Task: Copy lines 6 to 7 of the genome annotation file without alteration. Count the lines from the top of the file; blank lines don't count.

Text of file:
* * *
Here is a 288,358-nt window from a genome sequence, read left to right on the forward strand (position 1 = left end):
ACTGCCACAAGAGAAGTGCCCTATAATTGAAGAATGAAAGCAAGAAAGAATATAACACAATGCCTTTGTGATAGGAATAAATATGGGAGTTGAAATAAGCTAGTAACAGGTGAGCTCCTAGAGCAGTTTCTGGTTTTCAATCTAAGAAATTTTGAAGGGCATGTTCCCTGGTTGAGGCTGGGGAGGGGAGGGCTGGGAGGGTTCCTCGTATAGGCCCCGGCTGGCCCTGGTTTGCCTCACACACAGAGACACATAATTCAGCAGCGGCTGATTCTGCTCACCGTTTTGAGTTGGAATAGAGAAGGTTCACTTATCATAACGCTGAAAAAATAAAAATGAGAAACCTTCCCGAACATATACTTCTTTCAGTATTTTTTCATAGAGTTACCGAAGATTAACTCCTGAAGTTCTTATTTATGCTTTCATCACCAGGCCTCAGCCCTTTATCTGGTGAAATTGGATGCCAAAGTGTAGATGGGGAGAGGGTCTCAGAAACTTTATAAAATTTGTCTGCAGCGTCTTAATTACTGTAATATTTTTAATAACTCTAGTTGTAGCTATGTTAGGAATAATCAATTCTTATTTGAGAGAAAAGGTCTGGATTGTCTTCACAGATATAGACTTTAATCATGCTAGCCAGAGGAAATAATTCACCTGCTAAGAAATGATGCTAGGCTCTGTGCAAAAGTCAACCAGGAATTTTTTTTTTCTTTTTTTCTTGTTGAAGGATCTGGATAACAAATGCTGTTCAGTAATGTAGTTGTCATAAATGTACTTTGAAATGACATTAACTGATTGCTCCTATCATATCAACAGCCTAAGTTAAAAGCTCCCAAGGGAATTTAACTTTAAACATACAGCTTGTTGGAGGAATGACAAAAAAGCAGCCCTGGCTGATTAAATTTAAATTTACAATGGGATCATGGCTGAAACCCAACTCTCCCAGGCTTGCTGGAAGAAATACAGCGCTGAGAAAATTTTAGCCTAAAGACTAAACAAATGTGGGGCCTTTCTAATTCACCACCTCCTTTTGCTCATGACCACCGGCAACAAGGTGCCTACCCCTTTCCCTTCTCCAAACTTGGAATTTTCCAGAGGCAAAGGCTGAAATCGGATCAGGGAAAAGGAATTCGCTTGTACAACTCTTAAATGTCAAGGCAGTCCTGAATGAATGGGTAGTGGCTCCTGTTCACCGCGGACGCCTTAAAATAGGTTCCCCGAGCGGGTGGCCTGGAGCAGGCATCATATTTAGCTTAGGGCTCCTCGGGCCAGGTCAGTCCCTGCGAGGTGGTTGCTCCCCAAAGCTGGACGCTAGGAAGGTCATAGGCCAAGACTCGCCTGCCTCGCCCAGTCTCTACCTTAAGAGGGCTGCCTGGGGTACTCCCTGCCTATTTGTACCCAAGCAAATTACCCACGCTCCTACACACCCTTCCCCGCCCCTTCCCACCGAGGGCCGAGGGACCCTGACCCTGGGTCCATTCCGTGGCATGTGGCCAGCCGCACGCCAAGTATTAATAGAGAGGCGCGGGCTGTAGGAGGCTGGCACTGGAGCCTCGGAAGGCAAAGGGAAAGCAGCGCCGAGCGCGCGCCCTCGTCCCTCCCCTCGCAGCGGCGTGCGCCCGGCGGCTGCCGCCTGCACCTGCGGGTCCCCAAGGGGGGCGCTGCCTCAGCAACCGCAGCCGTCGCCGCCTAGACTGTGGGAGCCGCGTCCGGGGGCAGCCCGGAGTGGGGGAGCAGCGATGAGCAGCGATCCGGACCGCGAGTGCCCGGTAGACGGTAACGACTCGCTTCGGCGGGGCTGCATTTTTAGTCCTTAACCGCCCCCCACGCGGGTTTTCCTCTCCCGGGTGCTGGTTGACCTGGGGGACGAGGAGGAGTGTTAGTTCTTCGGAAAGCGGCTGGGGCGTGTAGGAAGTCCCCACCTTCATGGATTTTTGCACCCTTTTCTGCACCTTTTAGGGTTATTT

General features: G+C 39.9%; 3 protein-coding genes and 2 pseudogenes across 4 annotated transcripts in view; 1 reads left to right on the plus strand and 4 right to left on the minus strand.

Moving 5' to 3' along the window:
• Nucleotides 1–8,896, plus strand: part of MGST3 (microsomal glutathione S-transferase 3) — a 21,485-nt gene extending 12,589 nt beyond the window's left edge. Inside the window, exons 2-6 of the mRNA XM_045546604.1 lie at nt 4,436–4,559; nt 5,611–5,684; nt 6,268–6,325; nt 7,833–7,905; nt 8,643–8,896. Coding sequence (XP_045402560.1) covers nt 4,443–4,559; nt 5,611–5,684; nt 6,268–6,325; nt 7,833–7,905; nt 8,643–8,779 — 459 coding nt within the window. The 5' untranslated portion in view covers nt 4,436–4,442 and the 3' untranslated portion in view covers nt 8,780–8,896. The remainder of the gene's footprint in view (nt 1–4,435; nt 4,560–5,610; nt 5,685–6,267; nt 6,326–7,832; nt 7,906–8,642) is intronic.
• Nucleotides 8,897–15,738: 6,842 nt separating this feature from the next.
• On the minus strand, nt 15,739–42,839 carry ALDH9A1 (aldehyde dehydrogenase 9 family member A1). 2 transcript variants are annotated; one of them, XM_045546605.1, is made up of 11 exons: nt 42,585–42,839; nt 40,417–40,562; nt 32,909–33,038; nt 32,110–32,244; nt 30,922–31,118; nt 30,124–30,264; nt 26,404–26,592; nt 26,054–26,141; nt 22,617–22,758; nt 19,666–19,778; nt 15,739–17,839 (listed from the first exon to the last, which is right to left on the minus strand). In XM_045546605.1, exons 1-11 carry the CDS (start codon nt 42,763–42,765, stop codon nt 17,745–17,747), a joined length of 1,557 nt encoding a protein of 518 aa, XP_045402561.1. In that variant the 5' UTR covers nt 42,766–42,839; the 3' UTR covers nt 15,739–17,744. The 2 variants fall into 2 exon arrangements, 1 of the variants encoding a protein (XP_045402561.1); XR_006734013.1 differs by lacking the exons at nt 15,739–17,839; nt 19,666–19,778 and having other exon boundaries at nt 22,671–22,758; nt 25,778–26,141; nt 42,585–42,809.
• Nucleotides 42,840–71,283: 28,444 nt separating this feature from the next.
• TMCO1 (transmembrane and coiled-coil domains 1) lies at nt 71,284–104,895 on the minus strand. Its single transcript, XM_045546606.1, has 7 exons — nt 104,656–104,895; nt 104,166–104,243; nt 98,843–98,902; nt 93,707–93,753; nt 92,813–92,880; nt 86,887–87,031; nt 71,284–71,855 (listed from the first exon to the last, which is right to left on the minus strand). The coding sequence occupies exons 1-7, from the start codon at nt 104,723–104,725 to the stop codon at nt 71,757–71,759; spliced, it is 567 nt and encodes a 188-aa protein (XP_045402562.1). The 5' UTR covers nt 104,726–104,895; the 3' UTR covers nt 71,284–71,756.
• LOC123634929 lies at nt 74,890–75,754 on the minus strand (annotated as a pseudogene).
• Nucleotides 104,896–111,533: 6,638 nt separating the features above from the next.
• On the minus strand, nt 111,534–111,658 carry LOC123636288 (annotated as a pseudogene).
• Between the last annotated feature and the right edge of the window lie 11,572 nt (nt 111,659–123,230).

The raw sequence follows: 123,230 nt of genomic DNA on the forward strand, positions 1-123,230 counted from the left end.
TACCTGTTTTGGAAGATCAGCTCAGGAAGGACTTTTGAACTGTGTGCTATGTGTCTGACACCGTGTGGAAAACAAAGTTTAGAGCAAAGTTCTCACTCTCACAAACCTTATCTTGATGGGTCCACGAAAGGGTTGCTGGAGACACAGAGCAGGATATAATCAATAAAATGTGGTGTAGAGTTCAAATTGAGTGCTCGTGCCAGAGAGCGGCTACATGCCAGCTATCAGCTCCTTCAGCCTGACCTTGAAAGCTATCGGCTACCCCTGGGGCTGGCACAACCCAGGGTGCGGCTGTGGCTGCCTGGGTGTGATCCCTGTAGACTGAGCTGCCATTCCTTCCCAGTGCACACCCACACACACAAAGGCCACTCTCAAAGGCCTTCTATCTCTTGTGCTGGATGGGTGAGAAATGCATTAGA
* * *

• Nucleotides 8,897–15,738: 6,842 nt separating this feature from the next.
• On the minus strand, nt 15,739–42,839 carry ALDH9A1 (aldehyde dehydrogenase 9 family member A1). 2 transcript variants are annotated; one of them, XM_045546605.1, is made up of 11 exons: nt 42,585–42,839; nt 40,417–40,562; nt 32,909–33,038; nt 32,110–32,244; nt 30,922–31,118; nt 30,124–30,264; nt 26,404–26,592; nt 26,054–26,141; nt 22,617–22,758; nt 19,666–19,778; nt 15,739–17,839 (listed from the first exon to the last, which is right to left on the minus strand). In XM_045546605.1, exons 1-11 carry the CDS (start codon nt 42,763–42,765, stop codon nt 17,745–17,747), a joined length of 1,557 nt encoding a protein of 518 aa, XP_045402561.1. In that variant the 5' UTR covers nt 42,766–42,839; the 3' UTR covers nt 15,739–17,744. The 2 variants fall into 2 exon arrangements, 1 of the variants encoding a protein (XP_045402561.1); XR_006734013.1 differs by lacking the exons at nt 15,739–17,839; nt 19,666–19,778 and having other exon boundaries at nt 22,671–22,758; nt 25,778–26,141; nt 42,585–42,809.